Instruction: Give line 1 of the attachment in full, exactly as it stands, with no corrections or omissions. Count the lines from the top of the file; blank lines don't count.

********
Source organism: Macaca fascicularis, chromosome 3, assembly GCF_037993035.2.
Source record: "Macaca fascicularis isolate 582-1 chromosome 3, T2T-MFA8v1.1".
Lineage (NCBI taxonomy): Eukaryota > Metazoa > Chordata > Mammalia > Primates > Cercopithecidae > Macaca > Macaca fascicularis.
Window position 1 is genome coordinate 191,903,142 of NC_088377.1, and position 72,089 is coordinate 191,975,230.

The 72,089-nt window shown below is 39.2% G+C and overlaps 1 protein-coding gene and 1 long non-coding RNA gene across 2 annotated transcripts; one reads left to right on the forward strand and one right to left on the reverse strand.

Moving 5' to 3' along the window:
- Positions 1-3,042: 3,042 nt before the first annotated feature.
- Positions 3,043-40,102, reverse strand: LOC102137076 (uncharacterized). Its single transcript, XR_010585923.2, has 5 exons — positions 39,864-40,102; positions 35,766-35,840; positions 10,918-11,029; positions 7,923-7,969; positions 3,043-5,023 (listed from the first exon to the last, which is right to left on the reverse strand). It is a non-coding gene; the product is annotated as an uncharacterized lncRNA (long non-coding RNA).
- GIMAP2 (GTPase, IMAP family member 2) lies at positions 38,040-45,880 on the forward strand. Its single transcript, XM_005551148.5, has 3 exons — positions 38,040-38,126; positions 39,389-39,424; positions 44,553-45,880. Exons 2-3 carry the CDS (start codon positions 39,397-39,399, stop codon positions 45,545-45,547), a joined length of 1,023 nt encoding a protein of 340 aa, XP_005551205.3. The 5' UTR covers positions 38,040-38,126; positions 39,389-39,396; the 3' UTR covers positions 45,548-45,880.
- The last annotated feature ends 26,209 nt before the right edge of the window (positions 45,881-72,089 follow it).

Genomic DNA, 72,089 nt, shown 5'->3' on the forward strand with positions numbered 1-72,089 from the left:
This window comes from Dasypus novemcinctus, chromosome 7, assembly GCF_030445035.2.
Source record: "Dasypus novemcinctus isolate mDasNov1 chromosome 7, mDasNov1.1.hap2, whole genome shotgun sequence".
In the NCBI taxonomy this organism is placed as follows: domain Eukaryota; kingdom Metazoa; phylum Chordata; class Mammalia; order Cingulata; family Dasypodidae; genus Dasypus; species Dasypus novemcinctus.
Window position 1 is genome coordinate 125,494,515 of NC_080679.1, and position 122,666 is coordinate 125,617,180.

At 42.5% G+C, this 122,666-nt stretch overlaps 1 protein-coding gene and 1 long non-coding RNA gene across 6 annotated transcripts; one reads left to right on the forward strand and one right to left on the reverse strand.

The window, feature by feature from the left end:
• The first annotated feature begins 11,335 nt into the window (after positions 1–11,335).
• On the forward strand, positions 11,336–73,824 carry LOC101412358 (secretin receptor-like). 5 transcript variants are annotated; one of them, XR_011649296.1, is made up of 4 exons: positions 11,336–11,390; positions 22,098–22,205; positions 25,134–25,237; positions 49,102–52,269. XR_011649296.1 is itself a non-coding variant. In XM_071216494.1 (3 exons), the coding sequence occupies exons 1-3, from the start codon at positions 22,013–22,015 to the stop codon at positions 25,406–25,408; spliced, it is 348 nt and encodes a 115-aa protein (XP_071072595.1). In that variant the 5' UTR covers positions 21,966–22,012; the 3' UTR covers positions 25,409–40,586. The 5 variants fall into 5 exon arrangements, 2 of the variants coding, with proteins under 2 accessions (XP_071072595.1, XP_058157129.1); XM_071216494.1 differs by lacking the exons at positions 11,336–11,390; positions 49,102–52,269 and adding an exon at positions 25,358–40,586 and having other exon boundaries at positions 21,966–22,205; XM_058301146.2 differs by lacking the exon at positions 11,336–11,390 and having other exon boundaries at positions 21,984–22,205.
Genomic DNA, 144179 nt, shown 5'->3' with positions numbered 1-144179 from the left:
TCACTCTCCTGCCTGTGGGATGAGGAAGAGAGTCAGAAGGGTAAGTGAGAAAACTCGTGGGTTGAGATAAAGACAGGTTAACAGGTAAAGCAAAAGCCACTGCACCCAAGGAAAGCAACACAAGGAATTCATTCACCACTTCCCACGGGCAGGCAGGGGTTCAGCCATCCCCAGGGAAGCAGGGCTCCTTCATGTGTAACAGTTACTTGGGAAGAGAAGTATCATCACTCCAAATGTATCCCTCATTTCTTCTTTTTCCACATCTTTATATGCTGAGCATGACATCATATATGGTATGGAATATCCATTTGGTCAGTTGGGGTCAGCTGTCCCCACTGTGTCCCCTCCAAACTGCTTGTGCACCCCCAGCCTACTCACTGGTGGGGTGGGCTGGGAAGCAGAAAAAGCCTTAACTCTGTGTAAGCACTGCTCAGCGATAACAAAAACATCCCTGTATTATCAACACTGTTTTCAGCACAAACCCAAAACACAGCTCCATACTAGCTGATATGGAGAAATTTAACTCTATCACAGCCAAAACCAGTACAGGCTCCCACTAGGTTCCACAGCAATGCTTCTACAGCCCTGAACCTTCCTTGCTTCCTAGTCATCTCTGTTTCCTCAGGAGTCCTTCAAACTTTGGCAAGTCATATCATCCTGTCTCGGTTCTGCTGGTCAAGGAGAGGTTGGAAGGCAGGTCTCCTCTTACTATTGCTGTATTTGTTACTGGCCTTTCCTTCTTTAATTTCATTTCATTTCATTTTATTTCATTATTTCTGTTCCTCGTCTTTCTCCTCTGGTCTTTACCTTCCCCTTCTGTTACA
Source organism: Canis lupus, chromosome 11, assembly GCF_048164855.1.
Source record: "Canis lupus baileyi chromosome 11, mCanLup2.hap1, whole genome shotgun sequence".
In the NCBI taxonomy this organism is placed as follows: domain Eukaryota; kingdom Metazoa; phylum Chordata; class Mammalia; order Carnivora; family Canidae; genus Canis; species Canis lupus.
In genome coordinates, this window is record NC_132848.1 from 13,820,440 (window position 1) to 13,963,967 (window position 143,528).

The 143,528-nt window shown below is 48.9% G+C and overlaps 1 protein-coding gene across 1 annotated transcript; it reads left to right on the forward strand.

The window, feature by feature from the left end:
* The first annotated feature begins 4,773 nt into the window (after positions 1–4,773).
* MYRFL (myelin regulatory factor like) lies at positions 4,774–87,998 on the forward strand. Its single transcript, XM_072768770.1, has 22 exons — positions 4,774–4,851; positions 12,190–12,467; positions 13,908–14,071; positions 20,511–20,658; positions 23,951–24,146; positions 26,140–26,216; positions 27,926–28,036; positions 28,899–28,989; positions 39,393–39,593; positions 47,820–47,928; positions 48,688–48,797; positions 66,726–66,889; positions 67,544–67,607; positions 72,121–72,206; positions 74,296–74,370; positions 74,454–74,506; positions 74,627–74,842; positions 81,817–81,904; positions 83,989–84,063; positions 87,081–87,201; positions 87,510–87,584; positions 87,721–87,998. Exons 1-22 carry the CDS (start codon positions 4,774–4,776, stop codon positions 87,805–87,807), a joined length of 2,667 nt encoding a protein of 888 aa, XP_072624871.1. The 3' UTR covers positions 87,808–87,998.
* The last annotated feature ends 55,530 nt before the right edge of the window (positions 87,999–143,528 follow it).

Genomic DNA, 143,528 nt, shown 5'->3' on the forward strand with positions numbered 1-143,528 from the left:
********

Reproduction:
Source organism: Macaca fascicularis, chromosome 3, assembly GCF_037993035.2.